Iv Experimental Validation

Our experimental setup comprises a SDR (USRP B210), and a four element sector antenna, which is a variant of the antenna implemented in [20]. We use only a single RF receiving channel of the SDR. Therefore, the SDR is connected to the antenna using a non-reflective Single-Pole-4-Throw (SP4T) RF switch. DJI Phantom 3 is considered as the target drone throughout the experiment. The drone downlink channels occupy the bandwidth from 2.401 GHz to 2.481 GHz, each has 10 MHz bandwidth OFDM signal. This OFDM signal transmitted by the drone provides the main source to perform the DF task.

95 1 1 0 3 0 0 0
1 97 0 0 1 1 0 0
1 1 98 0 0 0 0 0
0 0 0 100 0 0 0 0
3 3 0 0 92 2 0 0
0 0 4 0 1 95 0 0
0 0 3 0 0 1 95 1
0 0 0 0 0 0 1 99
TABLE I: Confusion matrix when the proposed network is used.

Fig. 3-(a) represents the environment that we used for the training data collection. This is a large ground with an open area. Also, there was negligible RF interference on the 2.401 GHz - 2.481 GHz range. To simplify the experiment, we virtually divided the area into eight octants, see Fig. 3-(b). Each octant is considered as one direction during the experiment. For example, the first octant is considered as degrees direction, while the second octant is considered as degrees direction, and so on. Therefore, when the drone is flying, its direction is indicated by its corresponding octant.

In the trained network, th layer has eight neurons (we have eight classes for the direction classification, or, ) and th layer has four neurons (the antenna array has four elements, or, ). The hidden layers , , and have , , and neurons, respectively. These values have been empirically decided during the training process.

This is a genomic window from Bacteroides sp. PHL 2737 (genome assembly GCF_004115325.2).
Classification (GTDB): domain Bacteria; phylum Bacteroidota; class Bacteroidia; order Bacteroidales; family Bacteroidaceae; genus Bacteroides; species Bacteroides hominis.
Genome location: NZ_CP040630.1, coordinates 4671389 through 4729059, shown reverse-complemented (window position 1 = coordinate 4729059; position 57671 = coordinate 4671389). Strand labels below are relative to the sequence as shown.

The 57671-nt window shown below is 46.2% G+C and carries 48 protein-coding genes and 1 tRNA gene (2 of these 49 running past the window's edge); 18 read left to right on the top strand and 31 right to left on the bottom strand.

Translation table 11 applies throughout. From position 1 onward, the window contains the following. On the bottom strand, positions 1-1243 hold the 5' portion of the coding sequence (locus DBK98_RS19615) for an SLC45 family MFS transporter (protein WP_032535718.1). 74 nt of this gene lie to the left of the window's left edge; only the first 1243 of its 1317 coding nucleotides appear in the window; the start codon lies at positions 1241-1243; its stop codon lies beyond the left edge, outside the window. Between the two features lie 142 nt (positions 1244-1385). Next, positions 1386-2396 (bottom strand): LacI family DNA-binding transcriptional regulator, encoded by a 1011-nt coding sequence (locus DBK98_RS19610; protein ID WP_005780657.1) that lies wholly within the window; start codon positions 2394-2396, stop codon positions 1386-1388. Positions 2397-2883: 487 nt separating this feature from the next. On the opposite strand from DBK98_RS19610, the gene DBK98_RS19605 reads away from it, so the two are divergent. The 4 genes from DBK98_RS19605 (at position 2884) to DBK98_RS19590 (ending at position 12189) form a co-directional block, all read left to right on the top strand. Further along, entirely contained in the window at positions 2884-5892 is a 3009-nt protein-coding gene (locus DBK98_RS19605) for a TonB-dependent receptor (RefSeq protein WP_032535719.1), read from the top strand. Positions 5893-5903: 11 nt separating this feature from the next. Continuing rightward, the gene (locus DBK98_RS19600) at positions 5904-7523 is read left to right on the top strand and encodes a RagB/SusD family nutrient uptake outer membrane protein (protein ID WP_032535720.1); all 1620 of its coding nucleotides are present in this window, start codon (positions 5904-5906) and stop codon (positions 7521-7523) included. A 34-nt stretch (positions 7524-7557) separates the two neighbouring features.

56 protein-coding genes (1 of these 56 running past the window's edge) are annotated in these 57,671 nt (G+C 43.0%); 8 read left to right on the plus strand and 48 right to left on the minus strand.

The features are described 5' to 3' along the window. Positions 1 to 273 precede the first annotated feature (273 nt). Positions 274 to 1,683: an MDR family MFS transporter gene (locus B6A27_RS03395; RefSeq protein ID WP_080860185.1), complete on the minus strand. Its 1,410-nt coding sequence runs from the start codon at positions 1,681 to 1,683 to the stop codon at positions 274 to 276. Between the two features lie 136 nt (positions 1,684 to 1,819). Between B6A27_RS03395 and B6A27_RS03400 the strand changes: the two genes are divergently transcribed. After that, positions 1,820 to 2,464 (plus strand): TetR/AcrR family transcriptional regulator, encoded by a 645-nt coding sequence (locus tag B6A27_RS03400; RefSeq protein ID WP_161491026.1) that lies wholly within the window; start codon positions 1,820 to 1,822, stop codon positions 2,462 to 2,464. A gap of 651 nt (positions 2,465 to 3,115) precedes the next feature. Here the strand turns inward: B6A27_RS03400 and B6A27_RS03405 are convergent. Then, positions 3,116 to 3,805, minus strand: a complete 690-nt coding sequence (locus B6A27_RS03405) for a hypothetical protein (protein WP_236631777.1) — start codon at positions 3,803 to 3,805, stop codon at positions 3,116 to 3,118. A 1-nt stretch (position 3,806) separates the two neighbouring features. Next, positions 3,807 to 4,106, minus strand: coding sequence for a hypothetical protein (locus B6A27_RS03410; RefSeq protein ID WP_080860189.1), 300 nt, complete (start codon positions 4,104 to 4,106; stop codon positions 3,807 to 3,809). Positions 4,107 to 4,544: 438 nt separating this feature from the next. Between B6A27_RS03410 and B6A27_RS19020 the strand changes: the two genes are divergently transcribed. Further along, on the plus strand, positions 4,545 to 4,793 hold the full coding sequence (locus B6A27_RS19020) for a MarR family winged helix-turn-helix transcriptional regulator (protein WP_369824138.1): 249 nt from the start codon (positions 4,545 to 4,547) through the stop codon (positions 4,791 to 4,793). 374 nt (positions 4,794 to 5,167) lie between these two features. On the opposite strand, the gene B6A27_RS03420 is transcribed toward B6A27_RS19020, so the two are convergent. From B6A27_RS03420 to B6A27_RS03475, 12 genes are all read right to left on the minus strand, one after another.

After the training phase, the evaluation is done in a different environment. Now, the frequency spectrum (2.401 GHz - 2.481 GHz) suffers from WiFi and bluetooth interferences. To this end, two experiments have been carried out. First, we evaluated the proposed deep architecture, and its confusion matrix is given in the Table I. Next, we considered a baseline method, where only a conventional DNN is implemented without the layer (other layers have same number of nodes). Its confusion matrix is given in the Table II. Note that the confusion matries represent the percentage (%) values. It can be observed that the proposed deep architecture is certainly robust, and it outperforms the baseline method.

Since our implementation does not use multiple RF channels and any information about the antenna radiation pattern, it is not desirable to compare our results with conventional techniques. Therefore, we omit such simulation/experimental results. Further interesting experimental evaluations and insights will be presented in future extensions of this work.

94 5 1 0 0 0 0 0
10 88 1 0 0 1 0 0
4 1 88 1 3 0 0 3
0 6 1 93 0 0 0 0
30 4 3 0 60 2 0 1
1 0 4 0 2 91 0 2
0 0 1 0 2 1 94 2
0 0 0 0 3 0 0 97
TABLE II: Confusion matrix when only the DNN is used.
(a) Training Field (b) Direction Configuration
Fig. 3: The Training Field and The Direction Configuration.

V Conclusion

This paper has proposed a novel DF method to be used in a drone surveillance system. The system comprises a single channel receiver and a directional antenna array. The receiver sequentially activates each antenna in the array, and measures the received power values. The power measurements corresponding to each switching cycle are fed to the proposed deep network. Then, it performs DF by exploiting the sparsity property of the incoming drone signal, and the gain variation property of the directional antenna array. The paper has validated the proposed method experimentally. Also, it has been proven that a phase synchronization mechanism, an antenna gain calibration mechanism, and the analytical model of the antenna radiation pattern are not essential for this single channel implementation.